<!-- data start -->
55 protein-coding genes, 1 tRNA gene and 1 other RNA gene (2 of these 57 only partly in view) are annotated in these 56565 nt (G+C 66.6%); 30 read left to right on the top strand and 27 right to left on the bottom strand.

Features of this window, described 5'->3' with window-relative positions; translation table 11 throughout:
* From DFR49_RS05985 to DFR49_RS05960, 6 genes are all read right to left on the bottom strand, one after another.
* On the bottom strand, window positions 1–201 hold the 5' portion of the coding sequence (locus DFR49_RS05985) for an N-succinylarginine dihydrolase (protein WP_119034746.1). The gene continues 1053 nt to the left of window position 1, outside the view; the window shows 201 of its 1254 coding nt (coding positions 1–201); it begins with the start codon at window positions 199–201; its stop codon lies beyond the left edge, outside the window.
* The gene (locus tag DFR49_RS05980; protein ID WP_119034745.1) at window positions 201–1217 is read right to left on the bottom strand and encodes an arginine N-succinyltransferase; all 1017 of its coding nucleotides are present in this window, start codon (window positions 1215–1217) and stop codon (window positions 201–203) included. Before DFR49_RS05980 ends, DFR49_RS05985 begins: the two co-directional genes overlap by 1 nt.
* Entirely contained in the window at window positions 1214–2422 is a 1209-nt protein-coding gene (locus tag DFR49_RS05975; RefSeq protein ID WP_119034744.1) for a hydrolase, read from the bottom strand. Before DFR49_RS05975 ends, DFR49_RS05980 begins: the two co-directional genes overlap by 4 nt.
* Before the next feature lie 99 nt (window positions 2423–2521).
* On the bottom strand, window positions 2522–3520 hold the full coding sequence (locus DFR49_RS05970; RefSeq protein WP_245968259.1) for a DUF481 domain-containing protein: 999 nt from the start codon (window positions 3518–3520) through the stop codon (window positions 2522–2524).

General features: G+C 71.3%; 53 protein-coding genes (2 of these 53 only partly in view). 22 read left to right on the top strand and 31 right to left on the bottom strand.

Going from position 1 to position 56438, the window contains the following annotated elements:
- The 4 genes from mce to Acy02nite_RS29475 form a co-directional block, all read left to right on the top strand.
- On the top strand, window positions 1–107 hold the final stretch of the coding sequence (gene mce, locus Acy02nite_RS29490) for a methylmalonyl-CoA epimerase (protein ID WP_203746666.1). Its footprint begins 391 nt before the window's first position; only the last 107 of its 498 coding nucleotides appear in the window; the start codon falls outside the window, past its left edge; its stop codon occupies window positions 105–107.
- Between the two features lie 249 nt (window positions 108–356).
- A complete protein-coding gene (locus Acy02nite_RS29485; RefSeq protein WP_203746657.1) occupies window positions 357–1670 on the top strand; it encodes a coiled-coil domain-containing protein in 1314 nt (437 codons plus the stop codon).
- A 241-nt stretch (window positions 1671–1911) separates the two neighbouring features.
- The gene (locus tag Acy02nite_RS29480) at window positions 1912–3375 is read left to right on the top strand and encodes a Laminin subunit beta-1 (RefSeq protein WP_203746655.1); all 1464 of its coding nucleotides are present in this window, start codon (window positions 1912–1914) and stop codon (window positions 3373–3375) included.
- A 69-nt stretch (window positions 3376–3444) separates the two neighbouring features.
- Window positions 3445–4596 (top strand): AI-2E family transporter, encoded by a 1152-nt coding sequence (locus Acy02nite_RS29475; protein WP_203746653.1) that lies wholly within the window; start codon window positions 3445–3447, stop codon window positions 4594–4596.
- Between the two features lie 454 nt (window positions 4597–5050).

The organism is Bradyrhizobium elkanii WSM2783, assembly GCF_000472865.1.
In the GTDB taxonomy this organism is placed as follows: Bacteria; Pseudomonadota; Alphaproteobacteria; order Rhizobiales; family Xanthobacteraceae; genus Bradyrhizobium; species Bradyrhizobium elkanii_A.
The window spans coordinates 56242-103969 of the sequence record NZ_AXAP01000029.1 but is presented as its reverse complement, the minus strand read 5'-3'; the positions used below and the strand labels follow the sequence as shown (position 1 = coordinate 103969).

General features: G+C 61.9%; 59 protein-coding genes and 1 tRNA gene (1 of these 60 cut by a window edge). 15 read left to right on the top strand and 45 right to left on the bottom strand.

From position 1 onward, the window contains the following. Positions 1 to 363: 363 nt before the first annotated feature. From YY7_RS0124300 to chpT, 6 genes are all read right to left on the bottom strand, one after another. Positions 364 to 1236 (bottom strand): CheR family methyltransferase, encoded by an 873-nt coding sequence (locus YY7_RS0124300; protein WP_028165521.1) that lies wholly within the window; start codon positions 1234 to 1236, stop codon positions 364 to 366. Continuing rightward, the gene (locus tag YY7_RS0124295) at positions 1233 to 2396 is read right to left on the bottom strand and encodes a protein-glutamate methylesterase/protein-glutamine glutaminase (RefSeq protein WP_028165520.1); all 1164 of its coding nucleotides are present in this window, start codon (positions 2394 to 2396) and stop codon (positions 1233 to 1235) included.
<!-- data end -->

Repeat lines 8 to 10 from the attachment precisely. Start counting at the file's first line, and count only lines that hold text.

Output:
* On the bottom strand, window positions 2522–3520 hold the full coding sequence (locus DFR49_RS05970; RefSeq protein WP_245968259.1) for a DUF481 domain-containing protein: 999 nt from the start codon (window positions 3518–3520) through the stop codon (window positions 2522–2524).

General features: G+C 71.3%; 53 protein-coding genes (2 of these 53 only partly in view). 22 read left to right on the top strand and 31 right to left on the bottom strand.

Going from position 1 to position 56438, the window contains the following annotated elements: